“We must not let time pass in an empty way – lost time is never found again”

These times have been particularly challenging for anyone under the age of twenty living in Turkey.

Our children in Turkey are still working from home

Young people have been restricted to their homes for three solid months from March 15th to May 15th.

These homes are often overcrowded with no privacy and basic conditions. Children were not able to leave their homes at all.

Our online learning programmes have provided a lifeline of stimulation for our young learners.

Daily dialogue with their teachers through What’s App learning groups have provided a vital window during this period of isolation.

Classes continue for children in Turkey online this month, we are hoping that children can come to the centre in the near future.


Cleaning classrooms in preparation for our workshop in Idlib

In Syria children are attending the centre where we work in Idlib city, classrooms are disinfected daily and social distancing measures are in place.

Classes inside Syria: social distancing and mask-wearing are normal now

The Firefly school in Khirbet Aljouz and the other centres where we work are currently closed but our online learning programme continues.

We are facing new challenges with this month as the total collapse of the Syrian currency has resulted in crippling inflation.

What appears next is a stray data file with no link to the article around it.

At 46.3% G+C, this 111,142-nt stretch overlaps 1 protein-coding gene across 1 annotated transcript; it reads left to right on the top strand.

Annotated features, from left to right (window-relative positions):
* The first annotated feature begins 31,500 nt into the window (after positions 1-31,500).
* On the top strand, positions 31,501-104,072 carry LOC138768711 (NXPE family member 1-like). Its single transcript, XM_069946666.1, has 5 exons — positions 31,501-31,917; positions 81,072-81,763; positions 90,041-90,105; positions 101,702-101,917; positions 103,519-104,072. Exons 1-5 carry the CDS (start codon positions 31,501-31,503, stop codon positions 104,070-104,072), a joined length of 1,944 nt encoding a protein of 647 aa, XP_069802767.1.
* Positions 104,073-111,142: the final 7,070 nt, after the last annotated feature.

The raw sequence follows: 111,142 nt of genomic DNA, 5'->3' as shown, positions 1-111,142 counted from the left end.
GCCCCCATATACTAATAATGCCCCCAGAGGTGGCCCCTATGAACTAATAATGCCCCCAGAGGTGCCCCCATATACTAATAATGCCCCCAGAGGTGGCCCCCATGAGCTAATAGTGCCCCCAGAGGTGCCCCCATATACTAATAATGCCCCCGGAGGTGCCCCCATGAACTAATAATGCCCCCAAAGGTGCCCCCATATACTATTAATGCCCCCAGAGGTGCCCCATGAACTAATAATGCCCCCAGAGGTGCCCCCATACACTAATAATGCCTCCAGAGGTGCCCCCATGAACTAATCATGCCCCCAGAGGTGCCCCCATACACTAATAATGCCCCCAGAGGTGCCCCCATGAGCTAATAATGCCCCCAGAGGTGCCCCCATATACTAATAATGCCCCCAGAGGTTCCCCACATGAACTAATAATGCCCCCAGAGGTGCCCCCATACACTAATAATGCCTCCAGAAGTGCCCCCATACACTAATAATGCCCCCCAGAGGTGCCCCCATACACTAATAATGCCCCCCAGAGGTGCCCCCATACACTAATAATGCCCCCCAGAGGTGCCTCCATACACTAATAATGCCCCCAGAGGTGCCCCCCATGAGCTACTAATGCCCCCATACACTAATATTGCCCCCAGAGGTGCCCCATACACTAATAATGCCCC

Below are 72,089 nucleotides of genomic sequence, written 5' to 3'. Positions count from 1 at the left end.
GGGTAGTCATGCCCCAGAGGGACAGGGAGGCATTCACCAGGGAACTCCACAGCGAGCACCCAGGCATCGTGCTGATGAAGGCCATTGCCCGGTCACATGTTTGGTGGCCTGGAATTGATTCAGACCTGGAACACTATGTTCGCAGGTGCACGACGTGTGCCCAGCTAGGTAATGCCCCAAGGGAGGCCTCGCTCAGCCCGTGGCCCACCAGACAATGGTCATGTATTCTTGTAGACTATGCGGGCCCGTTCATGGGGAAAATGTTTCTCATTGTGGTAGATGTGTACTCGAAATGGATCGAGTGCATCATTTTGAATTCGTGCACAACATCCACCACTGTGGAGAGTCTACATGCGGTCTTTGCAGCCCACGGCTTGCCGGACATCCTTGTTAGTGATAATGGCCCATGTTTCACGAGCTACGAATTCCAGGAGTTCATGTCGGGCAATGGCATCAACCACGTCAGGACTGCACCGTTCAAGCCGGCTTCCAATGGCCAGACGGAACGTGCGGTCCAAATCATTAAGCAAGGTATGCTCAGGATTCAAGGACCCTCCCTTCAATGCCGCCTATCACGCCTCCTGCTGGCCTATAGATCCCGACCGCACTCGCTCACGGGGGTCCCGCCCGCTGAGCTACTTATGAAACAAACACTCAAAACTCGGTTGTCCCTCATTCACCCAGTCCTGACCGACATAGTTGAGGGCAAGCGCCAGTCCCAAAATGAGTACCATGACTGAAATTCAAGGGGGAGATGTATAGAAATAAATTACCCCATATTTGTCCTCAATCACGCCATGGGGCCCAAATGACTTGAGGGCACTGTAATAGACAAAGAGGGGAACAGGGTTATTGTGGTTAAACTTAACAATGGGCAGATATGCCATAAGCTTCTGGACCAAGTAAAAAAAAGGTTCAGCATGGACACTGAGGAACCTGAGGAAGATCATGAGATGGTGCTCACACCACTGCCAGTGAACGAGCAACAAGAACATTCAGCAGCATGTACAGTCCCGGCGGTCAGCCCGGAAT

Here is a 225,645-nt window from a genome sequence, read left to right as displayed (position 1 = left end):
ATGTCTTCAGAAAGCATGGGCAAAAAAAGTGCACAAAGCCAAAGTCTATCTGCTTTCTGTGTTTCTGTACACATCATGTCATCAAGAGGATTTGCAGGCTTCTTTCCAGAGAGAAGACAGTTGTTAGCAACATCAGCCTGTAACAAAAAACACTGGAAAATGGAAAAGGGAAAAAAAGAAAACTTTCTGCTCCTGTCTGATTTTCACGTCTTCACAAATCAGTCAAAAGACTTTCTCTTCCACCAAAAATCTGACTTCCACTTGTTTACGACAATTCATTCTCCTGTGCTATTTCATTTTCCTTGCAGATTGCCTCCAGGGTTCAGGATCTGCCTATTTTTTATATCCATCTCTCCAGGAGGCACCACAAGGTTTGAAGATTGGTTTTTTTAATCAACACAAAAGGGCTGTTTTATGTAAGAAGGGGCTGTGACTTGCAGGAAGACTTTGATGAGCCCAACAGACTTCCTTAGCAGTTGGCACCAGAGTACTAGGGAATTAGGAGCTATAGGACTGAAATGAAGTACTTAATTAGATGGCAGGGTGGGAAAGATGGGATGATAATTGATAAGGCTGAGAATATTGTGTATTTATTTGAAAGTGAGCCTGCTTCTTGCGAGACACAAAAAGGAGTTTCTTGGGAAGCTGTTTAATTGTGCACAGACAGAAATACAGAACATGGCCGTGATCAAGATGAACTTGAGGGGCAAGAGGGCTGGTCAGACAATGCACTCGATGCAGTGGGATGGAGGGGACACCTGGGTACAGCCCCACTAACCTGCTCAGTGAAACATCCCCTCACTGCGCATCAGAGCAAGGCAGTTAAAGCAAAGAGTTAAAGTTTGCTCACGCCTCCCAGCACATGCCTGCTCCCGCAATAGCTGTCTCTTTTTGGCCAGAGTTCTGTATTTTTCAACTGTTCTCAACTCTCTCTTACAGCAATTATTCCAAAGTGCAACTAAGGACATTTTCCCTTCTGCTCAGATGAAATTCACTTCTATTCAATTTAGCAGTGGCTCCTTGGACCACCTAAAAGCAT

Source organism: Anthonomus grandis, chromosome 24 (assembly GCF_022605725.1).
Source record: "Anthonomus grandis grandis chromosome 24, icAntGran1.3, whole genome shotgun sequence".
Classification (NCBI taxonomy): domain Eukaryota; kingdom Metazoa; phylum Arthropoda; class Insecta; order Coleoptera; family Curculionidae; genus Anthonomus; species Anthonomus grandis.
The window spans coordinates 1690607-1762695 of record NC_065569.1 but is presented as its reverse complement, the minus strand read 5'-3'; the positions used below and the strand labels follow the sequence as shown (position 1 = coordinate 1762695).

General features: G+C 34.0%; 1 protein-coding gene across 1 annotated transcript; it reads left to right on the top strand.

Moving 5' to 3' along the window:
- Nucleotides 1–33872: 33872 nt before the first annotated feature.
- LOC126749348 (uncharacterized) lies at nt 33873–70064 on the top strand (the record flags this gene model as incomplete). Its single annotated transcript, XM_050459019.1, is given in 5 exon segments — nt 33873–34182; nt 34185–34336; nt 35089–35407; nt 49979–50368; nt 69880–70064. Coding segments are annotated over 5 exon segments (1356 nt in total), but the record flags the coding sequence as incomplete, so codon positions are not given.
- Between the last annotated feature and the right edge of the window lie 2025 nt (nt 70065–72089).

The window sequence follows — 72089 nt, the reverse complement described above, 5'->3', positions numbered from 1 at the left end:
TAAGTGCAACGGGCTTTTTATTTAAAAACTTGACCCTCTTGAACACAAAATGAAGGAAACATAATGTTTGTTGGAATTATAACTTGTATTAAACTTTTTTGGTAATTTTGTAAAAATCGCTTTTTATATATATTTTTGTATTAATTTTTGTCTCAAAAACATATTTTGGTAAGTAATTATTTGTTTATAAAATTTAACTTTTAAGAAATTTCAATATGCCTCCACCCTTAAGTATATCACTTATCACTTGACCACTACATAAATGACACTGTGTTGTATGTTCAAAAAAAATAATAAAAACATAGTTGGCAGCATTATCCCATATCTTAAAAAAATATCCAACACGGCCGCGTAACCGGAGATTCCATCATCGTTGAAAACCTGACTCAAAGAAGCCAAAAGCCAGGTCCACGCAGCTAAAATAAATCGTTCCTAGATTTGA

Our families can’t afford to buy wifi so we are currently sourcing a router and solar panels to create a local network in the camp ensuring that learning can continue.

Restrictions  are due to be lifted at the end of June so hopefully that we can open the school for our summer programmes at the beginning of July. This currently looks highly possible.


Maria Chambers Project Coordinator:

“I am writing this from old Antakya where I am self-isolating for two weeks to ensure that I didn’t pick up any virus whilst travelling through Istanbul. I am teaching English, currently online, to a group of 17-year-old Syrian students from our center. They wrote about their experience during the last few months their writing summarises the resilience, positivity and ambition that is common amongst the Syrian refugee community here during Covid 19.

Next week I hope to join the staff at our centre and hopefully during the following weeks the younger children will be able to return. We are making preparations for this, in terms of the learning environment and the activities we will do. We are expecting to receive children that have been living in confined, impoverished and stressed environments, we are ready to address needs that have arisen.”